Putting the Hanging Paragraph Out to Pasture: Reconciling the Mandates of Bankruptcy and Tax Law

Author:Nicholas J. Huffmon
Position:J.D. Candidate, The University of Iowa College of Law, 2018; B.A., The Ohio State University, 2015
Pages:1729-1752
SUMMARY

This Note explores an area of tension between bankruptcy and tax law. The question of when a tax return is dischargeable through bankruptcy is murky and controversial. The current statutory definition of a tax "return" is widely reviled because it is unnecessarily restrictive. This Note proposes redrafting the statutory definition of tax "return" to resolve the issue in a way favorable to debtors.... (see full summary)

 
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1729
Putting the Hanging Paragraph Out to
Pasture: Reconciling the Mandates of
Bankruptcy and Tax Law
Nicholas J. Huffmon
ABSTRACT: This Note explores an area of tension between bankruptcy and
tax law. The question of when a tax return is dischargeable through
bankruptcy is murky and controversial. The current statutory definition of a
tax “return” is widely reviled because it is unnecessarily restrictive. This Note
proposes redrafting the statutory definition of tax “return” to resolve the issue
in a way favorable to debtors. Specifically, this Note proposes allowing a tax
return to be discharged as long as it complies with applicable content
requirements on its face. Unlike the current statutory scheme, this proposal
would not prohibit the discharge of a tax return because it was submitted after
either the passing of a statutory deadline or an independent assessment by a
tax authority. This proposal also aligns with the purpose of the Bankruptcy
Code—to give the honest debtor a fresh start.
I. INTRODUCTION ........................................................................... 1730
II.BACKGROUND ............................................................................. 1733
A.THE DISCHARGABILITY OF TAX DEBT THROUGH
BANKRUPTCY ........................................................................ 1733
B.INITIAL APPLICATION OF THE BEARD TEST ............................ 1734
1.Majority View under the Beard Test: The Fourth,
Sixth, Seventh, and Ninth Circuits............................. 1735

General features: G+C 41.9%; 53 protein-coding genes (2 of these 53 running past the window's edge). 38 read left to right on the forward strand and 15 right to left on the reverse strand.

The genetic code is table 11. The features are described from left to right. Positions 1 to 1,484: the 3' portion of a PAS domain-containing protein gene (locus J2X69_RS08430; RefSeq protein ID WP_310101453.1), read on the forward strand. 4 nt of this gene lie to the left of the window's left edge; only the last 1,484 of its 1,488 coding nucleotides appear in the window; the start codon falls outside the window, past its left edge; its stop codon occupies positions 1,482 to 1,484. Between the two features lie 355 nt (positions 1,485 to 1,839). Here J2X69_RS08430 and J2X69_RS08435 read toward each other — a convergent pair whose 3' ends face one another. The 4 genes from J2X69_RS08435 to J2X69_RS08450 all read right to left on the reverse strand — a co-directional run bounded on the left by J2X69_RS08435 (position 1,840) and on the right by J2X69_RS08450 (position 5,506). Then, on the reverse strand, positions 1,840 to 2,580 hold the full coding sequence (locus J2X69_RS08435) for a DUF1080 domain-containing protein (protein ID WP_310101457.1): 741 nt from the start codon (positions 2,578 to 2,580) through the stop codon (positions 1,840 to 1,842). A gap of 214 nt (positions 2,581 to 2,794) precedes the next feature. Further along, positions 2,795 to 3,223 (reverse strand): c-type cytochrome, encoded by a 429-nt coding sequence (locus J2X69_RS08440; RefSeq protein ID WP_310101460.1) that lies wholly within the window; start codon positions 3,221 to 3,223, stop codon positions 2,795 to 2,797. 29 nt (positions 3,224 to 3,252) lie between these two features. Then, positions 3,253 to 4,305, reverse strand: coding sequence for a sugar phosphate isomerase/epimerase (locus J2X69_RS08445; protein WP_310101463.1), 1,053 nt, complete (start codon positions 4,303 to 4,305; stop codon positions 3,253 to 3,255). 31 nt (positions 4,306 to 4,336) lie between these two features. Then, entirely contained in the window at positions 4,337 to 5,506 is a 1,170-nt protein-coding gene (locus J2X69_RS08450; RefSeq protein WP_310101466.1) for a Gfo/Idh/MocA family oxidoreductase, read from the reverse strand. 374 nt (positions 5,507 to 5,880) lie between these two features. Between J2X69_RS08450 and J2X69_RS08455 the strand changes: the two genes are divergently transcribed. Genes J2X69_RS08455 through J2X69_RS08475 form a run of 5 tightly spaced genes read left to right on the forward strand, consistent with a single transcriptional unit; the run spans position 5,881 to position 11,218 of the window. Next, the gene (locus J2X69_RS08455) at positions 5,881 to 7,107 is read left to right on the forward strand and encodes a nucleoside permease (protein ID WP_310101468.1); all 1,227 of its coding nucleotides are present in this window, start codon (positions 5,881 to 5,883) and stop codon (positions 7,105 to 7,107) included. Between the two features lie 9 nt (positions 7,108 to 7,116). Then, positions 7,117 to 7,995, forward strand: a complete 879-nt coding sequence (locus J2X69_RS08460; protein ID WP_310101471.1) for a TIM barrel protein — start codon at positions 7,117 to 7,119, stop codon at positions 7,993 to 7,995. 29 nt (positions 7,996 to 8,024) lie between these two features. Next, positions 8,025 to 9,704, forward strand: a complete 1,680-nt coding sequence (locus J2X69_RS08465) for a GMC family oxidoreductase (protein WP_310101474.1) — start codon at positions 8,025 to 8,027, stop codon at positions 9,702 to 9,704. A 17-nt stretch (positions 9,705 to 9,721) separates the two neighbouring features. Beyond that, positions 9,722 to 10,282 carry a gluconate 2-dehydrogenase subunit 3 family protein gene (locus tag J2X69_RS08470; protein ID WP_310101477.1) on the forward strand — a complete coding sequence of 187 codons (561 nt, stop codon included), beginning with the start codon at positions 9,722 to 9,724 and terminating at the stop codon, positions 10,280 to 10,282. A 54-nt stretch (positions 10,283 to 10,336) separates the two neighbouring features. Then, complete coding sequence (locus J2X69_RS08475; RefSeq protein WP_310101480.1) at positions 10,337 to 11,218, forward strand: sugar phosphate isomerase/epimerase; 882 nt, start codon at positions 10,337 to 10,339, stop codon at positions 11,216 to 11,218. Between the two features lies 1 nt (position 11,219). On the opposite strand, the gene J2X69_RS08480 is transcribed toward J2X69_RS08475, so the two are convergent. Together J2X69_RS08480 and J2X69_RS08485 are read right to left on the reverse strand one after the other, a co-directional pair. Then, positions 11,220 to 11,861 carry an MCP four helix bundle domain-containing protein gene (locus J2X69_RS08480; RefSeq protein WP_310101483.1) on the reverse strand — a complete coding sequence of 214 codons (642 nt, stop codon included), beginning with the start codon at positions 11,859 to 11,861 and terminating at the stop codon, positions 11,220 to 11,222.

2.Minority View Under the Beard Test: Judge
Easterbrook and the Eighth Circuit ........................... 1737
C.THE BANKRUPTCY ABUSE PREVENTION AND CONSUMER
PROTECTION ACT OF 2005 AND THE INTRODUCTION OF
THE “HANGING PARAGRAPH ................................................ 1738
D.DEFINING “RETURN AFTER BAPCPA .................................... 1739
J.D. Candidate, The University of Iowa College of Law, 2018; B.A., The Ohio Stat e
University, 2015. I wish to thank all the hardworking editors and student writers of Volumes 102
and 103 of the Iowa Law Review—especially Eric M. Hartmann, who piqued my interest in this topic.
1730 IOWA LAW REVIEW [Vol. 103:1729
1.Post-BAPCPA Majority View: The “One-Day-Late”
Rule .............................................................................. 1739
2.Post-BAPCPA Minority View: Lower Courts .............. 1741
III.A CHORUS OF CRITICISM FOR THE ONE-DAY-LATE RULE ........... 1742
A.WHEN “PLAIN MEANING IS NOT PLAIN ................................. 1742
B.PREVIOUSLY PROPOSED LEGISLATIVE SOLUTIONS .................... 1745
IV.A NEW APPROACH TO DEFINING “RETURN”: STATUTORILY
ELIMINATING ALL TIMELINESS REQUIREMENTS .......................... 1747
A.REEXAMINING BEARD V. COMMISSIONER .............................. 1747
B.HOW BEARD SHOULD HAVE BEEN APPLIED IN
POSTASSESSMENT CASES ........................................................ 1749
C.A NEW PROPOSAL TO REDRAFT THE HANGING
PARAGRAPH .......................................................................... 1750
V.CONCLUSION .............................................................................. 1752
I. INTRODUCTION
Federal courts have consistently struggled to resolve a fundamental
conflict at the nexus of our country’s systems of bankruptcy and taxation. The
Bankruptcy Code exists for the economically and socially beneficial purpose
of releasing debtors from otherwise inescapable debt.1 A person trapped in
perpetual insolvency by mounting debt is a burden to society.2 Absolving
debts, while adverse to creditors, is better for society than allowing this cycle
of impoverishment to continue.3 The primary advantage of declaring
1. See Fahey v. Mass. Dep’t of Revenue (In re Fahey), 779 F.3d 1, 11 (1st Cir. 2015)
(Thompson, J., dissenting) (“Our nation’s bankruptcy system was built on the principle that
sometimes, honest people fall on hard times. While the bankruptcy code has naturally gone
through revisions and updates since its inception, that foundational philosophy has always laid at
its root.”).
2. See Sligh v. First Nat’l Bank of Holmes Cty., 704 So. 2d 1020, 1025 (Miss. 1997) (“Our
statutes upon the subject of exemptions indicate a clear public policy that exemption from
personal pauperism is of greater concern than the rights of creditors.” (quotin g Leigh v.
Harrison, 11 So. 604, 606 (Miss. 1892))). The “very purpose” of the Bankruptcy Code “is to
protect debtors from pauperism.” Id. at 1028.
3. See In re Fahey, 779 F.3d at 17 (Thompson, J., dissenting) (“The primary purpose of the
bankruptcy code has always been torelieve the honest debtor from the weight of oppressive
indebtedness, and permit him to start afresh free from the obligations and responsibilities
consequent upon business misfortunes.’ . . . [A] ‘fresh start’ is a ‘fundamental bankruptcy
concept.’” (quoting Schwab v. Reilly, 560 U.S. 770, 791 (2010); Local Loan Co. v. Hunt, 292 U.S.
234, 244 (1934))).

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